Hillary Clinton speaks with children after she addressed members of the Christian Cultural Center church in Brooklyn on Sunday.
Hillary Clinton stumped at black churches in Brooklyn Sunday, touting her tough stance on guns as she sought support in her home state’s primary against Bernie Sanders.
Clinton also vowed to improve strained relations between police and black communities — and was joined by Nicole Bell, the fiancée of police shooting victim Sean Bell, who endorsed her Sunday.
“I have been privileged to meet with so many family members who have lost loved ones to gun violence sometimes at the hands of police, most times senseless random terrible violence,” Clinton said at the Christian Cultural Center in Canarsie, one of three borough churches she visited.
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“We all know these stories. We have to end them.”
Clinton contrasted her gun control stance with that of Sanders, who she criticized for voting to give immunity to gun makers and against the Brady bill.
“That’s a big difference between me and my opponent,” she said at Brown Memorial Baptist Church in Clinton Hill. “He has voted with the National Rifle Association and the big gun lobby.”
“You have 90 people a day dying from gun violence, 33,000 a year. . . . Gun deaths are the number one cause of death for young African-American men, more than the next nine causes put together,” she said.
Clinton highlighted the cases of Bell, who was shot to death by police outside a Queens club just before his wedding in 2006 — a case she said made her “heartsick” as a New York senator. She also cited Trayvon Martin, the Florida teen killed by a self-styled neighborhood watchman, whom she said was “stalked” and then killed “for no reason whatsoever” by “a man who was empowered by a gun.”
Hillary Clinton contrasted her gun control stance with that of Bernie Sanders while speaking at a Brooklyn church Sunday.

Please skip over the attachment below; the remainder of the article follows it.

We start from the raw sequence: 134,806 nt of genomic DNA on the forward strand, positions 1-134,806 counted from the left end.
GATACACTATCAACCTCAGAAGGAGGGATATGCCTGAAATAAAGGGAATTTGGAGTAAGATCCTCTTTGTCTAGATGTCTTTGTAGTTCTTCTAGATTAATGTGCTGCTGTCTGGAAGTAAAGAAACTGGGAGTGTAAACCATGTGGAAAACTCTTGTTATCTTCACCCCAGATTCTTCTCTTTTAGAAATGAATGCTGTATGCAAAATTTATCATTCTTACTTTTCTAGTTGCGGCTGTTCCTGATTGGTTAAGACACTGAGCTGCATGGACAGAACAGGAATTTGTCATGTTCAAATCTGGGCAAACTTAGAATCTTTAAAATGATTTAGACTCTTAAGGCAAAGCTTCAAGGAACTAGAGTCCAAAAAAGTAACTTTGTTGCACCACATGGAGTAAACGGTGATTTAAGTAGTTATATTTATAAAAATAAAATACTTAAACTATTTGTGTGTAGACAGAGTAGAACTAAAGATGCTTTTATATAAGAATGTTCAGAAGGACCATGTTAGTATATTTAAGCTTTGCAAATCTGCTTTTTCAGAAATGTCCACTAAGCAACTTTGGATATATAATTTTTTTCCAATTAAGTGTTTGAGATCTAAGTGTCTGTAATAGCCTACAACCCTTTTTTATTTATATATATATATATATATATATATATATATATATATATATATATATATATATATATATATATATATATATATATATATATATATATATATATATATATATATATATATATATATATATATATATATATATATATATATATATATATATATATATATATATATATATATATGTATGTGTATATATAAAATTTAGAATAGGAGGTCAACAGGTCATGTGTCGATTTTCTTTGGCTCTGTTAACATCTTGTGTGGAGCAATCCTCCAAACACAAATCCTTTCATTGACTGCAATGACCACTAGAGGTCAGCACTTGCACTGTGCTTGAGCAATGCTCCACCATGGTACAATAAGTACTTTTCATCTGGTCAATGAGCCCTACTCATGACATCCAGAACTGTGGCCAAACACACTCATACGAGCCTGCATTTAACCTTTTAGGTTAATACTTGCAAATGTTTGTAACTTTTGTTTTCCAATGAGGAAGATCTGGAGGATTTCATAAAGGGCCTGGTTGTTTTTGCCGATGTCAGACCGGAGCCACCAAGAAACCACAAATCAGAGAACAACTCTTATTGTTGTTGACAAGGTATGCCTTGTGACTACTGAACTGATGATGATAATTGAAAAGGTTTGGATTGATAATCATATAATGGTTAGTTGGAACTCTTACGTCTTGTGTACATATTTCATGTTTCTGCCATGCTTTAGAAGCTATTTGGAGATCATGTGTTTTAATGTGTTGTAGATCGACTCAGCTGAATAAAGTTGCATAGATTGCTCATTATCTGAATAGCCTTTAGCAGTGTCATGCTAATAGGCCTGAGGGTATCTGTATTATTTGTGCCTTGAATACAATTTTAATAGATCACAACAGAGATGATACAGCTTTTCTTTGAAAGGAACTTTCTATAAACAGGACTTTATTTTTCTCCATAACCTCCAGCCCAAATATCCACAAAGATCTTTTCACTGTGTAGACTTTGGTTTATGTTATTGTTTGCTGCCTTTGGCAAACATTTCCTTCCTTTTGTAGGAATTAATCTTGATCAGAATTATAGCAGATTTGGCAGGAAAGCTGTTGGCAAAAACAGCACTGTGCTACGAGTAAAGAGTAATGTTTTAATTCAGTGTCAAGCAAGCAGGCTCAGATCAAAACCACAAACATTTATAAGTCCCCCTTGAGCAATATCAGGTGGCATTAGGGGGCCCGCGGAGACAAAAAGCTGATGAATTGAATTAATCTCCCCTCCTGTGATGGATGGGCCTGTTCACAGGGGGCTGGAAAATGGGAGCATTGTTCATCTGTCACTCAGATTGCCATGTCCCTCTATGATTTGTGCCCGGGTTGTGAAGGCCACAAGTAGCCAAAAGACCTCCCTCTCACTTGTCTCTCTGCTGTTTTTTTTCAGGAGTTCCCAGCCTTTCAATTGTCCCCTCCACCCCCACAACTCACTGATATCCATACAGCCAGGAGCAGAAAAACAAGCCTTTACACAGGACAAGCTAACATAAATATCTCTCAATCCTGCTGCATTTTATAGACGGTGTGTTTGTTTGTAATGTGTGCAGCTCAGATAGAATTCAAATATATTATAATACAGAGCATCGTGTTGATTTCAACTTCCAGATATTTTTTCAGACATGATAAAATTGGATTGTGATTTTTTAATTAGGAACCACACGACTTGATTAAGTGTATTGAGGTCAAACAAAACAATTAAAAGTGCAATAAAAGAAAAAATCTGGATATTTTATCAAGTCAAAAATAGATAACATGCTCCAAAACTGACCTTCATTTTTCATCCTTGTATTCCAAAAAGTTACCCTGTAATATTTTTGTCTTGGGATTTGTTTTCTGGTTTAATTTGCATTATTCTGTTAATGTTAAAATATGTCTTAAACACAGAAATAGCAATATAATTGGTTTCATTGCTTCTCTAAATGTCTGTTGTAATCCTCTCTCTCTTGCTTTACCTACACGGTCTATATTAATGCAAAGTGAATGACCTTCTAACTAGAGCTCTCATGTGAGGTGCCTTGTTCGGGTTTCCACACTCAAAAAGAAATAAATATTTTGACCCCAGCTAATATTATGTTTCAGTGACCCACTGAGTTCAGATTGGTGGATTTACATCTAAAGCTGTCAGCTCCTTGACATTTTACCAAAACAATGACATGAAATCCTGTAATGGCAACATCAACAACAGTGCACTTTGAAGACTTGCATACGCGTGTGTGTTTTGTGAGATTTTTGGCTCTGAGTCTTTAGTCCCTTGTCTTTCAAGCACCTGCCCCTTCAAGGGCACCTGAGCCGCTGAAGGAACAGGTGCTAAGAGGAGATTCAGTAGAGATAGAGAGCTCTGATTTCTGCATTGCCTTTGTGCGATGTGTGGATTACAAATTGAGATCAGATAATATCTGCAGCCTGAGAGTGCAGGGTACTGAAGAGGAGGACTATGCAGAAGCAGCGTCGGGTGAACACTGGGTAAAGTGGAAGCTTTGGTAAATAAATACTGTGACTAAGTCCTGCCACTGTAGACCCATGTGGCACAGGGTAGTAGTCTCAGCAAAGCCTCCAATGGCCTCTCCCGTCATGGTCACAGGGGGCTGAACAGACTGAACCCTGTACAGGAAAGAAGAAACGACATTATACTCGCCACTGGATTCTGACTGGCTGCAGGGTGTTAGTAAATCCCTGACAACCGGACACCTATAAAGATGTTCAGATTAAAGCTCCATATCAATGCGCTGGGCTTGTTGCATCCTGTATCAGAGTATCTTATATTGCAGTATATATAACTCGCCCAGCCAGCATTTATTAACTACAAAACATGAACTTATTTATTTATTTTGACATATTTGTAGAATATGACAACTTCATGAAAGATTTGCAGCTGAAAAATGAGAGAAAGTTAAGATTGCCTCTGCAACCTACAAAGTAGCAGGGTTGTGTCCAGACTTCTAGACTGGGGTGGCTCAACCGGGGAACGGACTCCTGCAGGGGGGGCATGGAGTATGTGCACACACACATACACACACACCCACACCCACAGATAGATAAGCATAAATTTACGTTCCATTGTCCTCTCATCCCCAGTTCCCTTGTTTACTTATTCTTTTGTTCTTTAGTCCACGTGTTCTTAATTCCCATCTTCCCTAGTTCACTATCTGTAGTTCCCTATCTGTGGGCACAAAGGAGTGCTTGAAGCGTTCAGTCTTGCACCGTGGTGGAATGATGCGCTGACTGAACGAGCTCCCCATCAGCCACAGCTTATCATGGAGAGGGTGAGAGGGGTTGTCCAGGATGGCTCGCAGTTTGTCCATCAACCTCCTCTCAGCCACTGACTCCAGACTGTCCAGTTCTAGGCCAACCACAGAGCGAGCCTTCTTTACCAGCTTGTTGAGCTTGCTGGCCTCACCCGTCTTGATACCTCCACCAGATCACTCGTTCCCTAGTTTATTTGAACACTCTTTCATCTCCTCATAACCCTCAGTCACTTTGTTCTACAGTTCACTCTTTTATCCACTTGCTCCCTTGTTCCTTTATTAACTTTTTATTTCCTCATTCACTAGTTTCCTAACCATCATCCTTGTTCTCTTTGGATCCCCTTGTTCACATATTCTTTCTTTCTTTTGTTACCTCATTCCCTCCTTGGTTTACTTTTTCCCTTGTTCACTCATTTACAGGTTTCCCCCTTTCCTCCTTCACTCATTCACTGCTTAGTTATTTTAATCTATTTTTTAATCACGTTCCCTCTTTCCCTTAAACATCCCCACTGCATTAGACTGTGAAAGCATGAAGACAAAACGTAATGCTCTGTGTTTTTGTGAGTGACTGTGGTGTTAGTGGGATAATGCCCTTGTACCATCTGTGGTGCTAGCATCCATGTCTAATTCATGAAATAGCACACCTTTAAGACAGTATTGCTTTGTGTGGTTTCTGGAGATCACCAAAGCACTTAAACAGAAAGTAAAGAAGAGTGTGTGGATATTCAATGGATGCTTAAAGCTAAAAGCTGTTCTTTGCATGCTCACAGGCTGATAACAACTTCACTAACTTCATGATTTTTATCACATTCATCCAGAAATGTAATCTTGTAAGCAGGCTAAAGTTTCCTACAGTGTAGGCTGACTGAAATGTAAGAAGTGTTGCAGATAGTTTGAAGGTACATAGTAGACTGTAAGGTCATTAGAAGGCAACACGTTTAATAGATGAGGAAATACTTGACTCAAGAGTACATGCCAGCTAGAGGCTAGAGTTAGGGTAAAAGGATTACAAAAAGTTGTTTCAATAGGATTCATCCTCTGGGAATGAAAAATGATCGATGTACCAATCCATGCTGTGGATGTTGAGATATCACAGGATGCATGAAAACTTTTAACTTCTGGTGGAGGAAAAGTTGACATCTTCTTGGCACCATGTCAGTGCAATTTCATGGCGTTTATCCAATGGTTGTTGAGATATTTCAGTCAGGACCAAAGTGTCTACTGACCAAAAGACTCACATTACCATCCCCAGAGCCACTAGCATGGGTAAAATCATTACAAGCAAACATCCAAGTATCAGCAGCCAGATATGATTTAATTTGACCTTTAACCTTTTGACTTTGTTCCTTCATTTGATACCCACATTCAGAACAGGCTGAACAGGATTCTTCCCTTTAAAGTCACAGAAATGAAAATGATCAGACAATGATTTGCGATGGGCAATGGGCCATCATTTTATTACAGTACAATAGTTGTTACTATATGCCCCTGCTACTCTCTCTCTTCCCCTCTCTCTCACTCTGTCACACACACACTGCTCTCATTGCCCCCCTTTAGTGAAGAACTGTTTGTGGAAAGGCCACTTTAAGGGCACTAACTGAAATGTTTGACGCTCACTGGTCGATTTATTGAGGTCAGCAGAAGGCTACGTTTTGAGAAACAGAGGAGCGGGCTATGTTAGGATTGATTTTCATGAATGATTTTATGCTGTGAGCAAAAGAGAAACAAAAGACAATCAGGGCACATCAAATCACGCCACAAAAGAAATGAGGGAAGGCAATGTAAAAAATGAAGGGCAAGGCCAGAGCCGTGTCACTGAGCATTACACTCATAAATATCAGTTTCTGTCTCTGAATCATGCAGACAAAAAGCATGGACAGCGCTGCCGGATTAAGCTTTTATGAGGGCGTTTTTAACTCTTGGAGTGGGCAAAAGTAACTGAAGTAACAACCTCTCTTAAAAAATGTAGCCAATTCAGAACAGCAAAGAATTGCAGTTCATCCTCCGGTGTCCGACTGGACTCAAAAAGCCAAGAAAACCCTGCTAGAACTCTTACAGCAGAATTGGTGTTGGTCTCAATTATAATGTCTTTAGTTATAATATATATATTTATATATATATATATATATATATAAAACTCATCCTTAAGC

“We have to end the epidemic of gun violence. We have to end racial profiling. We have to provide the training for our police officers,” Clinton said.
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Clinton and Sanders, who both have New York ties, have been competing aggressively for votes in the primary on April 19. Clinton, who lives in Chappaqua in Westchester County, was a senator from New York for eight years. Sanders, a Vermont senator, is originally from Brooklyn and still speaks with a discernible accent.
A Quinnipiac poll released last week showed Clinton leading Sanders in New York by 54% to 42%.
Hillary Clinton sits next to Nicole Bell, center, at the Christian Cultural Center church in Brooklyn on Sunday.
Clinton got a warm reception at the Brooklyn churches. After her remarks at Christian Cultural Center, a megachurch on Flatlands Ave., influential pastor A.R. Bernard took a shot at Sanders, saying he never thought he’d see an “openly announced socialist” on a presidential ticket.
“This is nothing against Bernie Sanders, but socialism is great in theory, but we’ve seen what it is in practice with the birth and collapse of the Soviet Union in Russia and what it left,” he said.
Clinton also said she’d appear with Gov. Cuomo on Monday as he signs a bill to hike the minimum wage to $15.
“I’m proud that in many of these areas New York is leading the way,” she said at Mount Pisgah Baptist Church in Beford-Stuyvesant.
And she played up her ties to President Obama, under whom she served as secretary of state.
“I don’t think he gets the credit we deserve for digging us out of that big ditch that we were in,” she said.